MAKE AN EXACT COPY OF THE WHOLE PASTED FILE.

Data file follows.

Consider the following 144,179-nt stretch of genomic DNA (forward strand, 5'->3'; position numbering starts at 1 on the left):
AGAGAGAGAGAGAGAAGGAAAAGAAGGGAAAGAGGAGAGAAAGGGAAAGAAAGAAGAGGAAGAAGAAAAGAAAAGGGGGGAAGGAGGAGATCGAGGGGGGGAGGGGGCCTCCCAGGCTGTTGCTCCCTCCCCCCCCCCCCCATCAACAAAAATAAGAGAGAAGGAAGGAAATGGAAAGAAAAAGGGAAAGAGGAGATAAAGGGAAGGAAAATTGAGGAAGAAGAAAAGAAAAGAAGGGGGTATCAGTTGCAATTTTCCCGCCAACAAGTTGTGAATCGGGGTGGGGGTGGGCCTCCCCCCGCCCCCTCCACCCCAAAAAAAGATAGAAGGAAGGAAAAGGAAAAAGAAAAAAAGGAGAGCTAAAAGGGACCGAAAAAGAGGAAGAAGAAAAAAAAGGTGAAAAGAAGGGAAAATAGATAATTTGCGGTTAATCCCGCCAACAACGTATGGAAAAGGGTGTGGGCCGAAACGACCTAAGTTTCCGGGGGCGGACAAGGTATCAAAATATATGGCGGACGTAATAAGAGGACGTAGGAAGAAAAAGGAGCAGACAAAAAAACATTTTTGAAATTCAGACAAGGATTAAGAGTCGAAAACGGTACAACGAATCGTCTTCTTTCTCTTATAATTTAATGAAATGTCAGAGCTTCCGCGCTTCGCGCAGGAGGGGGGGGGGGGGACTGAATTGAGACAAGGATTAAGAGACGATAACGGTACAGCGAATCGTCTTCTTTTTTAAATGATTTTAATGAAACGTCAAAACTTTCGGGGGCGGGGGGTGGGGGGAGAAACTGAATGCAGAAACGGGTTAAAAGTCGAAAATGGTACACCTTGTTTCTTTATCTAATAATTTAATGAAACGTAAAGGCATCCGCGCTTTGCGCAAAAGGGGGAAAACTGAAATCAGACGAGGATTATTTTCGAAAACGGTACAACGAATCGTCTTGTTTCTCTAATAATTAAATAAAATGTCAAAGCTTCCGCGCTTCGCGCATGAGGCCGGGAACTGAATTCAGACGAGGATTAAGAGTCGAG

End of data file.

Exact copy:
Consider the following 144,179-nt stretch of genomic DNA (forward strand, 5'->3'; position numbering starts at 1 on the left):
AGAGAGAGAGAGAGAAGGAAAAGAAGGGAAAGAGGAGAGAAAGGGAAAGAAAGAAGAGGAAGAAGAAAAGAAAAGGGGGGAAGGAGGAGATCGAGGGGGGGAGGGGGCCTCCCAGGCTGTTGCTCCCTCCCCCCCCCCCCCATCAACAAAAATAAGAGAGAAGGAAGGAAATGGAAAGAAAAAGGGAAAGAGGAGATAAAGGGAAGGAAAATTGAGGAAGAAGAAAAGAAAAGAAGGGGGTATCAGTTGCAATTTTCCCGCCAACAAGTTGTGAATCGGGGTGGGGGTGGGCCTCCCCCCGCCCCCTCCACCCCAAAAAAAGATAGAAGGAAGGAAAAGGAAAAAGAAAAAAAGGAGAGCTAAAAGGGACCGAAAAAGAGGAAGAAGAAAAAAAAGGTGAAAAGAAGGGAAAATAGATAATTTGCGGTTAATCCCGCCAACAACGTATGGAAAAGGGTGTGGGCCGAAACGACCTAAGTTTCCGGGGGCGGACAAGGTATCAAAATATATGGCGGACGTAATAAGAGGACGTAGGAAGAAAAAGGAGCAGACAAAAAAACATTTTTGAAATTCAGACAAGGATTAAGAGTCGAAAACGGTACAACGAATCGTCTTCTTTCTCTTATAATTTAATGAAATGTCAGAGCTTCCGCGCTTCGCGCAGGAGGGGGGGGGGGGGACTGAATTGAGACAAGGATTAAGAGACGATAACGGTACAGCGAATCGTCTTCTTTTTTAAATGATTTTAATGAAACGTCAAAACTTTCGGGGGCGGGGGGTGGGGGGAGAAACTGAATGCAGAAACGGGTTAAAAGTCGAAAATGGTACACCTTGTTTCTTTATCTAATAATTTAATGAAACGTAAAGGCATCCGCGCTTTGCGCAAAAGGGGGAAAACTGAAATCAGACGAGGATTATTTTCGAAAACGGTACAACGAATCGTCTTGTTTCTCTAATAATTAAATAAAATGTCAAAGCTTCCGCGCTTCGCGCATGAGGCCGGGAACTGAATTCAGACGAGGATTAAGAGTCGAG